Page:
So we’ve been seeing each other for a month now, kind of a tricky feat since J works nights and I work days. I feel like I’ve found my best friend though. We talk for hours on end, sharing every bit of our inner selves, and best of all he loves every inch of me just as I am. That’s right, not more of this or less of that, but just as I am. In fact this week he told me that he has fallen in love with me. I’m not there yet, I’m a little cautious with my heart due to past experience. When I told him that, though, he smiled and told me that’s okay, he’ll wait for me to catch up. I told you he’s cute.
I am so completely happy right now that I just want to shout it from the rooftops. So what better way to share my joy than through my blog?
But you’re probably here for the food right? Okay, okay. Let me shift gears and get back to your regularly scheduled programming.
A tender salmon filet is perched on a nest of carrots and green beans then topped with a glaze of sweet tangerine juice and peppery ginger root. A few sundried tomatoes are then sprinkled on top for additional flavor.
Full of healthy fats and nutrients, salmon is a perfect fit for a healthy lifestyle. If you haven’t tried cooking it in the French “en papillote” style of cooking, you really need to give this a try. It’s an easy way to cook salmon without having to add lots of additional oil. Sometimes I cook it with just a little lemon juice and herbs. The fish and vegetables steam inside the paper packet, creating a sauce that coats the vegetables. Plus, there’s no mess to clean up.
Salmon should be cooked at 400F for 10 minutes per 1-inch of thickness.
For this particular dish, I first create a glaze using sweet tangerine juice and peppery ginger root. I then slather that on the top of the salmon filet, which is nestled atop a bed of carrots and green beans. During the baking process, the glaze combines with the fish and drips down through the vegetables, creating a meal that is out of this world.
With the en papillote style of cooking, the salmon and glaze create a delicious sauce that coats the tender vegetables.
And the best part? This is a super quick dish as well, perfect for a weeknight wonder. The entire meal takes about 20 minutes to prep and cook. Score!
Have you cooked meals en papillote before? What’s your favorite?
Tangerine Ginger Salmon and Vegetables en Papillote
You’ve probably surmised by now that I like cooking. Kind of a no-brainer.
What you probably don’t know about me is that I love a guy that can cook as well. Call me weird, but there’s something infinitely sexy about a man in the kitchen.
Good food is like sex on a plate. Okay, I’m not unpracticed nor modest enough to claim that food is as good as sex. However, it can be (almost) equally pleasurable. Good food should seduce the eyes and nose, tantalize the taste buds, and leave you desiring more.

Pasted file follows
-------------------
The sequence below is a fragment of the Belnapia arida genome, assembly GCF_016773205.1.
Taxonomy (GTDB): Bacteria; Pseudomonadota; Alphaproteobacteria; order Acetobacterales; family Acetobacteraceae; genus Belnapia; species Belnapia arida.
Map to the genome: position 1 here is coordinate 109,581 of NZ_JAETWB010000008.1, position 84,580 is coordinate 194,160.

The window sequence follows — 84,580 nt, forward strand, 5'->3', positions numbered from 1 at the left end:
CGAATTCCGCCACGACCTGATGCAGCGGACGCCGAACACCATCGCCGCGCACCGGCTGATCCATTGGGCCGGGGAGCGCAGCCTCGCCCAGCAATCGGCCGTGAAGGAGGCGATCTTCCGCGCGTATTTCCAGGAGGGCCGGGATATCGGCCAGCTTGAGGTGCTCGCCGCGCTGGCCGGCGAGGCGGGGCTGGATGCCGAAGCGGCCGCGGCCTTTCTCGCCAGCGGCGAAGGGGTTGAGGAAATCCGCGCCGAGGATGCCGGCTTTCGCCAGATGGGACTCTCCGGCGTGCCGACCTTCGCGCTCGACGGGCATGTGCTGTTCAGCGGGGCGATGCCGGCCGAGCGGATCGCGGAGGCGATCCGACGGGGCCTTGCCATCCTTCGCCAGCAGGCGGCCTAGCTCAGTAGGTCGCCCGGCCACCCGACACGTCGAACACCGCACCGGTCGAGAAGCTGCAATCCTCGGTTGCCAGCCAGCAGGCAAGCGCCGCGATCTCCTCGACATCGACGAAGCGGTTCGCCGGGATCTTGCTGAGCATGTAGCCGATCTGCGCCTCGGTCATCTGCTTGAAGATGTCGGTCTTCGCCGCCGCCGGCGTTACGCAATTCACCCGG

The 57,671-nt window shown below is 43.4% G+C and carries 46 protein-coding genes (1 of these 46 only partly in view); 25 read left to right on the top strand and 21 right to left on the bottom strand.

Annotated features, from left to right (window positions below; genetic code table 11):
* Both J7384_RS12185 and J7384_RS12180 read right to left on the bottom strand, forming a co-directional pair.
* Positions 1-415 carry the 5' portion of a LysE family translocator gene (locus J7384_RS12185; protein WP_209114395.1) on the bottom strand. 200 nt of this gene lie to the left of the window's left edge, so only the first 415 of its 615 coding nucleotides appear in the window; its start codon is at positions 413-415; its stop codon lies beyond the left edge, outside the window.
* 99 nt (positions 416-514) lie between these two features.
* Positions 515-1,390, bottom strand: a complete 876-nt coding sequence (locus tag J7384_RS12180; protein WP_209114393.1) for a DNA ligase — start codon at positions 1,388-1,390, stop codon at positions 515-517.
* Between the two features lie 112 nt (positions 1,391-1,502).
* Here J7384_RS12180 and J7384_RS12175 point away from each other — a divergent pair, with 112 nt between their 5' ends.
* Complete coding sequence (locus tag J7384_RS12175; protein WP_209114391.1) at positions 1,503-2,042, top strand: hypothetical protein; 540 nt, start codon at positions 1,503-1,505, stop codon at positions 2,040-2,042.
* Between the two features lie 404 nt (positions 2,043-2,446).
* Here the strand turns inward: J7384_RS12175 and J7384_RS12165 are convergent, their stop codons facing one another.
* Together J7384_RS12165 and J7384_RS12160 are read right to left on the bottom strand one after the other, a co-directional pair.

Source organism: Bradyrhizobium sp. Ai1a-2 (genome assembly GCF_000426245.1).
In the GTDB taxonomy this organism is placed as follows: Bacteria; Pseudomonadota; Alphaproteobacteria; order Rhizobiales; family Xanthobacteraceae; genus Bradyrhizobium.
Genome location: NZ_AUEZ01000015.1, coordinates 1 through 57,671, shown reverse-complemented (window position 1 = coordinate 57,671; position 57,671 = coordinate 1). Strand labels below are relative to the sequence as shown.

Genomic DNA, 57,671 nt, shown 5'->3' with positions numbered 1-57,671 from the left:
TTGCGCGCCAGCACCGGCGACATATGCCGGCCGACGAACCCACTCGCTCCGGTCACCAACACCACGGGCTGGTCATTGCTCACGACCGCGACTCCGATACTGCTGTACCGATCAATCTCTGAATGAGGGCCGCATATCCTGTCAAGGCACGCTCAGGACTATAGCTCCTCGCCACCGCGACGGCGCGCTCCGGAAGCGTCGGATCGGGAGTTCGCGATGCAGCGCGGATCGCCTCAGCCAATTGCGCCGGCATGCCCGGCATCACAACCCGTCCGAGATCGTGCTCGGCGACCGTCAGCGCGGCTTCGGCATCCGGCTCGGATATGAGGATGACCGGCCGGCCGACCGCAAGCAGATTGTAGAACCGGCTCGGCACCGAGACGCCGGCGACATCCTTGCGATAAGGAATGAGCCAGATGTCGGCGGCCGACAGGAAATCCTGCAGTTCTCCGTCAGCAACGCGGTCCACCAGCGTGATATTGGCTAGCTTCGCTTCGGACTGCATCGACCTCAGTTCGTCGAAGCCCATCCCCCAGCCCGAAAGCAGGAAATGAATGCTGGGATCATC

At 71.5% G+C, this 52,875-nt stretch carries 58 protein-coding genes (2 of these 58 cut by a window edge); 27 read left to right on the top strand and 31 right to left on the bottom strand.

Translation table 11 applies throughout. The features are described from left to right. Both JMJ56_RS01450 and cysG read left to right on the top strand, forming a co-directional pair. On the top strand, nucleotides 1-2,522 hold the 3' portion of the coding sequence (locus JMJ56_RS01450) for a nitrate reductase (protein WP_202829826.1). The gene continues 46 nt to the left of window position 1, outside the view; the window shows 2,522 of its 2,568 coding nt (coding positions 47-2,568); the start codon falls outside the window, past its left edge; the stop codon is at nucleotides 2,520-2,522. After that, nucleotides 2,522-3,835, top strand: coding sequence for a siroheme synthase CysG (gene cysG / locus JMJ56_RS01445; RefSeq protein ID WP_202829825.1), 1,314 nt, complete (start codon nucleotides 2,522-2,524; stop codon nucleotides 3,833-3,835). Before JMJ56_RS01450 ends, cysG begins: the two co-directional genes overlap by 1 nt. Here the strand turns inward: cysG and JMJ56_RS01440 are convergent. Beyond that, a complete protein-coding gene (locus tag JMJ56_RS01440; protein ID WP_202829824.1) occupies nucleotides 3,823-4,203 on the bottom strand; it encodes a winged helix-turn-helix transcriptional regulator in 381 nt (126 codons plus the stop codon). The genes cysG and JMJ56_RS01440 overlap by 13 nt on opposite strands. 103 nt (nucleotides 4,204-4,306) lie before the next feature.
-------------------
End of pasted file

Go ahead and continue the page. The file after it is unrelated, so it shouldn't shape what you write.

Good food should seduce the eyes and nose, tantalize the taste buds, and leave you desiring more.
I created this meal to do just that. What could be more perfect for a lover’s meal this Valentine’s Day?
I start by prepping the lobster tails. Cut down the back of the tail with a sharp pair of scissors then pull the meat out, remove the membrane, rinse the meat and shell in cold water, then season the meat with a bit of salt and pepper before stuffing it back in the shell. I like to run a skewer through the entire tail lengthwise so that it doesn’t curl up when it cooks. But wait – one more finishing touch before I cook it – I place a small pat of unsalted butter, just 1 tsp, in the crevice running down the back of the tail. The butter will melt up during the cooking process and coat the lobster meat with additional flavor.
Use a sharp pair of kitchen shears to cut the shell from front to back, lengthwise, down the top of the tail.
Use your fingers to remove the meat from the tail. Rinse both the meat and shell in cold water then pat dry with a paper towel. Sprinkle the meat with a bit of salt and pepper then insert back into the shell.
Insert a small skewer through the meat, lengthwise, to keep it from curling up during the cooking process.
Break a 1 tsp pat of unsalted butter into pieces and insert into the crevice along the top of the tail.
It’s important that both the lobster and the risotto finish cooking at the same time as both need to be served immediately. So once the tails are prepped, I set them aside and begin cooking the risotto.
The risotto starts with a minced shallot sauteed in olive oil. I add a generous pinch of saffron to the rice once I start adding the broth in, it adds an exotic warmth to the dish that is perfect for an occasion such as this. The secret to a good, creamy risotto is to slowly add in the liquid. I use a salt-free chicken broth for extra flavor. The best method is to add one ladle of broth to the rice, let it absorb and then add another ladle of broth; keep repeating this until the rice is cooked through.It’s important to never let the rice get completely dry, you always want a little bit of liquid in the bottom of the pan.
To bulk up the risotto and add some nutritional value, I like to add in some chopped sundried tomatoes and artichoke hearts. The flavors combine exceedingly well with the saffron. Make sure to add them towards the end of the cooking cycle for risotto, you want the vegetables warmed through but not overcooked. Once the risotto is cooked, I add a bit of chopped Italian parsley for color and some shredded Parmesan cheese for additional creaminess and a slight nutty flavor.